The Earth for Sale

Original Text: 
Strange Meetings: Poems By Harold Monro (Wiltshire: Laurel Books, 2003): 98-100.
I
1How perilous life will become on earth
2When the great breed of man has covered all.
3The world, that was too large, will be too small.
4Deserts and mountains will have been explored,
5Valleys swarmed through; and our prolific breed,
6Exceeding death ten million times by birth,
7Will halt (bewildered, bored),
8And then may droop and dwindle like an autumn weed.
9How shall we meet that moment when we know
10There is no room to grow;
11We, conscious, and with lonely startled eyes
12Glaring upon ourselves, and with no Lord
13To pray to: judged, without appeal,
14What shall we feel?
15He, being withdrawn, no supplicating cries
16Will call Him back. He'll speak no farther word.
17Can special vision be required to see
18What few pale centuries will take us there,
19Where, at the barrier of the future, we
20Shall stand condemned, in serried ranks, and stare
21At Nothing.-fearing Something may appear?
22The Earth is covered with large auction boards,
23And all her lands are reckoned up for sale.
24The spaces that are now called virgin soil
25Will soon be bought, and covered with great breed
26Of human seed;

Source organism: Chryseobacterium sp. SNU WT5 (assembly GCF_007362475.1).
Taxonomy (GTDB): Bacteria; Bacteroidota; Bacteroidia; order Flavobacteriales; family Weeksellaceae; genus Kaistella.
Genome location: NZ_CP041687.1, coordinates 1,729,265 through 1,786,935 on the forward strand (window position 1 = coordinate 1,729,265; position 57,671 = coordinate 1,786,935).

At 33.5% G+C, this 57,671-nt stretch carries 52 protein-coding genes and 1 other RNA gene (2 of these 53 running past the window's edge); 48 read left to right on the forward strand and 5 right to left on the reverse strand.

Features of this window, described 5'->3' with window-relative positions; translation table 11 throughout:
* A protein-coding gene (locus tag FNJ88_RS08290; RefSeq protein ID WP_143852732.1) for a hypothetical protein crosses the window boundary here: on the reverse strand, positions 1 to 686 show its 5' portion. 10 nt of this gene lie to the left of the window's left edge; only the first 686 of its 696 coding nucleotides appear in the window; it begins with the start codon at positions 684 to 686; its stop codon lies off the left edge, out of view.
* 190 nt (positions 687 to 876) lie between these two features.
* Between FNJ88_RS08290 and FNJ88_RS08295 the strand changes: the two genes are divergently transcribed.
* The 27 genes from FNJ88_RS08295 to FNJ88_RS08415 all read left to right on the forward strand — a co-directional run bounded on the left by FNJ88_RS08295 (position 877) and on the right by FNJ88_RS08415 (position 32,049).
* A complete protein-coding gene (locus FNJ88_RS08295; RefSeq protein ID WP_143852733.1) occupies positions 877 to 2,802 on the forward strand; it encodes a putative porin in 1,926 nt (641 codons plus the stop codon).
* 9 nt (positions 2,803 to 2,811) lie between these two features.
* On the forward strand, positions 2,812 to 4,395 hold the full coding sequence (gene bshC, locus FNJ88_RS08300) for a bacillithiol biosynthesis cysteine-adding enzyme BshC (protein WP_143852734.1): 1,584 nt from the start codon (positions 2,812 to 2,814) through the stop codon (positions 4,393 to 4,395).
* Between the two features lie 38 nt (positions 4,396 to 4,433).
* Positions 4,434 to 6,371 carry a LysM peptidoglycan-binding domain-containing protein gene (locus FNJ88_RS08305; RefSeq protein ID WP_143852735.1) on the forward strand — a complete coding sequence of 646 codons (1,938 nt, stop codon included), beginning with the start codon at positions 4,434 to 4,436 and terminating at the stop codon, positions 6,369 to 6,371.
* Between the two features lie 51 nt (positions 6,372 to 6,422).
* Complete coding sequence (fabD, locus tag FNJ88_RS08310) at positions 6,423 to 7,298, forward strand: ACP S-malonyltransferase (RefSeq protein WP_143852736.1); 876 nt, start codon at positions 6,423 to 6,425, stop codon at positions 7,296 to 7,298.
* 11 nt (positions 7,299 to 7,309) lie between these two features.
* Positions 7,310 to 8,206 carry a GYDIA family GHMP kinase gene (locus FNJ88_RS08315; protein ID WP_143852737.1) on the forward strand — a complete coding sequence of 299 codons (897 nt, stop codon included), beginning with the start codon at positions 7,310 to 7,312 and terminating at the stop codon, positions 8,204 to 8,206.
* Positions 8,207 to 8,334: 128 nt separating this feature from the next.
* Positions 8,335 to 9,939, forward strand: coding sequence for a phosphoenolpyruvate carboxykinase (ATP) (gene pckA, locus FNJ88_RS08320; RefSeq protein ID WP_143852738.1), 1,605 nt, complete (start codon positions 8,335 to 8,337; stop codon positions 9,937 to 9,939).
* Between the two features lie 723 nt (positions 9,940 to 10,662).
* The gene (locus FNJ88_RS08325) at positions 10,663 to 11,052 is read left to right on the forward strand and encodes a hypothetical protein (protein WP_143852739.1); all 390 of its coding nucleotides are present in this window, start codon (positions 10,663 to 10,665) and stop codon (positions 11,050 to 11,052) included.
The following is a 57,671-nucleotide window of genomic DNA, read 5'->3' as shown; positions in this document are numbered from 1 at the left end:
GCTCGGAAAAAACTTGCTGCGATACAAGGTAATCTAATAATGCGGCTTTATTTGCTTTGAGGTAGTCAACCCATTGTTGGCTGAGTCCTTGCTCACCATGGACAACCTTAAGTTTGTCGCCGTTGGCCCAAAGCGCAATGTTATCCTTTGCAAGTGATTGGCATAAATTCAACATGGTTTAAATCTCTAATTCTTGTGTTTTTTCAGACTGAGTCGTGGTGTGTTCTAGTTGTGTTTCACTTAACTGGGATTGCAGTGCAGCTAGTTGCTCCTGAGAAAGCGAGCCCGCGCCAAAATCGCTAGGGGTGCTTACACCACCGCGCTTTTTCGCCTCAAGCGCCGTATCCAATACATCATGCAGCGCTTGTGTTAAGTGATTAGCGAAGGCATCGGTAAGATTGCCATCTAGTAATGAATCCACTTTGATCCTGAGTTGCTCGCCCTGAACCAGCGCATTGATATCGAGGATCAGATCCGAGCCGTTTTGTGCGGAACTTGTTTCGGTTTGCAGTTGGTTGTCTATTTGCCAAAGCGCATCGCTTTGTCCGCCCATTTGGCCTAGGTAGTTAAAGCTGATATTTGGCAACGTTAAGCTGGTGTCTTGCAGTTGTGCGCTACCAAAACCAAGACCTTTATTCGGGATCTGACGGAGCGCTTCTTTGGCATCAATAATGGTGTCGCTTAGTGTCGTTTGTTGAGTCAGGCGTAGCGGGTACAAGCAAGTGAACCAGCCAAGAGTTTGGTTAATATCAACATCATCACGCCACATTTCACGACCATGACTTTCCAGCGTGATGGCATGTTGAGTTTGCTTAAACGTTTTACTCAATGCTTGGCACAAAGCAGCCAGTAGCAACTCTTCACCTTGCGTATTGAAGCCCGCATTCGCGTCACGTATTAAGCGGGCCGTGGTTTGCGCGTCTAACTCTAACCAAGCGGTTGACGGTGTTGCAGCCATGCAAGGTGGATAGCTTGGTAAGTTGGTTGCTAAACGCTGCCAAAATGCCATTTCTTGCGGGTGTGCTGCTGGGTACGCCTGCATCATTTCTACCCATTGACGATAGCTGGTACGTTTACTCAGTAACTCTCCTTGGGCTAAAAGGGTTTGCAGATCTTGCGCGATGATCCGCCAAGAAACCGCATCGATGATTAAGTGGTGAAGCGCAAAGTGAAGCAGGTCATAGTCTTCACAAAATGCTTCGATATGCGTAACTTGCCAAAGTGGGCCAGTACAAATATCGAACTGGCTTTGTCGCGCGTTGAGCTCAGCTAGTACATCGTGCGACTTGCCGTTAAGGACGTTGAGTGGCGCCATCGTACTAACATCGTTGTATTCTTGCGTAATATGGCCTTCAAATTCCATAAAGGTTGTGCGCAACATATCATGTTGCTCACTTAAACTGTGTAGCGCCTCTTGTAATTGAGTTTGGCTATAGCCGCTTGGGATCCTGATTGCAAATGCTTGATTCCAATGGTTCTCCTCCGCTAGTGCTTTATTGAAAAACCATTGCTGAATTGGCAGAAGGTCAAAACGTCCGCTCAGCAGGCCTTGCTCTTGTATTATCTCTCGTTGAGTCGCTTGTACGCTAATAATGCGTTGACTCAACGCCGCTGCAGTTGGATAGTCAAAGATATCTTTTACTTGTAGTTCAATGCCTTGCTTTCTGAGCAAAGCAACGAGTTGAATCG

27And, when the driven hordes
28Cry ."Food!.".-but find no more for any toil,
29Fear, fear will strike all eyes and faces pale.
30Then no one more will speak,
31But, rising from a murmur to a wail,
32One voice, for all, will, like a Siren, shriek.
II
33Is there no pledge to make at once with Earth
34While yet we have not murdered all her trees;
35Before it is too late for oath or pledge;
36While yet man may be happy in his birth.-
37Before we have to fall upon our knees,
38Clinging for safety to her farthest edge?
39It is not very noble that we kill
40Her lions and tigers, all. Is that our reign?.-
41Then let us build ourselves on earth again.
42What is the human will?
43Is it so clearly better than the ant's?
44And is our life more holy than the plants'?
45They do fulfil their purpose every year,
46And bring no pain, nor fear.
III
47Woe to that miserable last mankind;
48And, when I think of that, I have a dread
49I may awake on earth, again, to find
50Myself, among it, living oh, not dead.
IV
51I had been thinking of that final Earth.
52Then I remembered she herself would lick
53Her own lithe body clean, and from her girth
54Wipe any vermin that might cling too thick.
55Damned! Damned! Apparent conqueror to-day.-
56Oh, evanescent sway!
57O drunken lust!
58O swarming dust!
59Man makes himself believe he has claim
60To plant bright flags on every hill he swarms;
61But in the end, and in his own wild name,
62And for the better prospect of his fame,
63Whether it be a person or a race,
64Earth, with a smiling face,
65Will hold and smother him in her large arms.
Publication Start Year: 
1924
Publication Notes: 
Chapbook (Oct. 1924); Collected Poems, ed. Alida Monro, with prefaces by F. S. Flint and T. S. Eliot (London: Cobden-Sanderson, 1933): 40-43.
RPO poem Editors: 
Ian Lancashire
RPO Edition: 
2004